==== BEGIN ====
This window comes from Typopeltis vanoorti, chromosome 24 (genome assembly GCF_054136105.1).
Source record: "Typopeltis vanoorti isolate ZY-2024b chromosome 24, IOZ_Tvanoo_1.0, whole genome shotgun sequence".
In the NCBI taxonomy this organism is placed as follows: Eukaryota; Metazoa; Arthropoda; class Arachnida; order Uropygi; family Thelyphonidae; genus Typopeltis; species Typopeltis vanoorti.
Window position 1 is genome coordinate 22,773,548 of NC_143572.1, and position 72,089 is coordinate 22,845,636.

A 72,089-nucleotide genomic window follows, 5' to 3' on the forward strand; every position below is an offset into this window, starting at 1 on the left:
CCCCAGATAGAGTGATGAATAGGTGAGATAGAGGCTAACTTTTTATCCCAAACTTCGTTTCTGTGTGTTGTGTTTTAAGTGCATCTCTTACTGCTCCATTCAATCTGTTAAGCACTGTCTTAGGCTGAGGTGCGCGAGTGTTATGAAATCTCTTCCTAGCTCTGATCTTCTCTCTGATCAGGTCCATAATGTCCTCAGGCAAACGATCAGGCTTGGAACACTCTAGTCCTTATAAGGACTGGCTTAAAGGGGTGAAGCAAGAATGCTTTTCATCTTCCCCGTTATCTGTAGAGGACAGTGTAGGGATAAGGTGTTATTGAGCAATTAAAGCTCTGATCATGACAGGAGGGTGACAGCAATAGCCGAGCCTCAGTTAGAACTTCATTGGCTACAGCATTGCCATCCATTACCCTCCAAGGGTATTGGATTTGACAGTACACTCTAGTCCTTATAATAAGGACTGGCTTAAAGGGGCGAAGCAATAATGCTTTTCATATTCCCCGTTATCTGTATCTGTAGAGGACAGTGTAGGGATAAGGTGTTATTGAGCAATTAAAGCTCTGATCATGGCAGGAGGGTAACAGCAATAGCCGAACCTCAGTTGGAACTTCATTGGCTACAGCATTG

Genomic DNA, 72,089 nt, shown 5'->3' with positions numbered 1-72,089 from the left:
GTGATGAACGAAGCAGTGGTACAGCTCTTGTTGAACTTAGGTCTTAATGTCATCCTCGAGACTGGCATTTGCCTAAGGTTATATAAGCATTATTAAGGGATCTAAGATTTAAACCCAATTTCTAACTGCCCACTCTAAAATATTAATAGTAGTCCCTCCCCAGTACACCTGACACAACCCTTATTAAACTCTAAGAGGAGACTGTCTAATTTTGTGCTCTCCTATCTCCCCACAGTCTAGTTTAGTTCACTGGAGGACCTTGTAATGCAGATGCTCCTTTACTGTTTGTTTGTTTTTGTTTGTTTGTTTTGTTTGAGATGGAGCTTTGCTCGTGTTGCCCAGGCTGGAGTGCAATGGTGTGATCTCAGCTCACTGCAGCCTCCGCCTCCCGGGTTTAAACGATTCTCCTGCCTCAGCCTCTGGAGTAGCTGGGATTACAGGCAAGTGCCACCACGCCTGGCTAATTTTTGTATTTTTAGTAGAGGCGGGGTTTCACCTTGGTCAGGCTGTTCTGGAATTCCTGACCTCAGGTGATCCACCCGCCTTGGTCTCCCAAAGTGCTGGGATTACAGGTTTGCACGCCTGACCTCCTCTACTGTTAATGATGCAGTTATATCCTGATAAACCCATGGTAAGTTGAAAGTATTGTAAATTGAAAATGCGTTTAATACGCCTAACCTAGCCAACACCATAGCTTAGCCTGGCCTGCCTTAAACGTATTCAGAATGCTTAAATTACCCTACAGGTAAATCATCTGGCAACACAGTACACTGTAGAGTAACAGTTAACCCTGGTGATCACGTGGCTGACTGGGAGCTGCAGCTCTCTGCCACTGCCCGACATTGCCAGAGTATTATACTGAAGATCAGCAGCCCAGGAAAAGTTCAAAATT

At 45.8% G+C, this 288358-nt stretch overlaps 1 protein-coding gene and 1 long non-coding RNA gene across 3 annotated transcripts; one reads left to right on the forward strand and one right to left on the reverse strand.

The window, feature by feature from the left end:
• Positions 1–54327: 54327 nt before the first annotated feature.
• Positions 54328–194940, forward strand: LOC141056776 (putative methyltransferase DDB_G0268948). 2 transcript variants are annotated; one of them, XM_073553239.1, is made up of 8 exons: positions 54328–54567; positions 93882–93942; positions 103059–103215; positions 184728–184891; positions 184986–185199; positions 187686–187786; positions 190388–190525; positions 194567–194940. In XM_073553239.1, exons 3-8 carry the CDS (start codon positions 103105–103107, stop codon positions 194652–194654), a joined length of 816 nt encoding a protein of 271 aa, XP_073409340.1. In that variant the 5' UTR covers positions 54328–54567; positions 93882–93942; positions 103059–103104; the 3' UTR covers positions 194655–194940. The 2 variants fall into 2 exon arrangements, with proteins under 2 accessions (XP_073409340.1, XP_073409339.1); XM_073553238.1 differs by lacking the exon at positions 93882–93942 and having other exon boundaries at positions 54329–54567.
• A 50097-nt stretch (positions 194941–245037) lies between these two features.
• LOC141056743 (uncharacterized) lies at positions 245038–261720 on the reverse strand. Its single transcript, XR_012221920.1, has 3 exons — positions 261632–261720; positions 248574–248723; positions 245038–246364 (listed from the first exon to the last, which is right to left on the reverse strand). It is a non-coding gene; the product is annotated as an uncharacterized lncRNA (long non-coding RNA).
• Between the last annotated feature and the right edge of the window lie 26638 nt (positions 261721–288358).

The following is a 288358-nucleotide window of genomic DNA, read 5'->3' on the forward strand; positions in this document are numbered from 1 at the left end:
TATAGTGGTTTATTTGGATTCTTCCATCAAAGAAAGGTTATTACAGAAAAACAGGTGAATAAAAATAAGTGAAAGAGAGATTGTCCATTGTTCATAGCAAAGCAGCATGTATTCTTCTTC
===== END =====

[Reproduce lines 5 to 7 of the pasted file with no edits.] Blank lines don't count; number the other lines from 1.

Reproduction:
A 72,089-nucleotide genomic window follows, 5' to 3' on the forward strand; every position below is an offset into this window, starting at 1 on the left:
CCCCAGATAGAGTGATGAATAGGTGAGATAGAGGCTAACTTTTTATCCCAAACTTCGTTTCTGTGTGTTGTGTTTTAAGTGCATCTCTTACTGCTCCATTCAATCTGTTAAGCACTGTCTTAGGCTGAGGTGCGCGAGTGTTATGAAATCTCTTCCTAGCTCTGATCTTCTCTCTGATCAGGTCCATAATGTCCTCAGGCAAACGATCAGGCTTGGAACACTCTAGTCCTTATAAGGACTGGCTTAAAGGGGTGAAGCAAGAATGCTTTTCATCTTCCCCGTTATCTGTAGAGGACAGTGTAGGGATAAGGTGTTATTGAGCAATTAAAGCTCTGATCATGACAGGAGGGTGACAGCAATAGCCGAGCCTCAGTTAGAACTTCATTGGCTACAGCATTGCCATCCATTACCCTCCAAGGGTATTGGATTTGACAGTACACTCTAGTCCTTATAATAAGGACTGGCTTAAAGGGGCGAAGCAATAATGCTTTTCATATTCCCCGTTATCTGTATCTGTAGAGGACAGTGTAGGGATAAGGTGTTATTGAGCAATTAAAGCTCTGATCATGGCAGGAGGGTAACAGCAATAGCCGAACCTCAGTTGGAACTTCATTGGCTACAGCATTG

Genomic DNA, 72,089 nt, shown 5'->3' with positions numbered 1-72,089 from the left: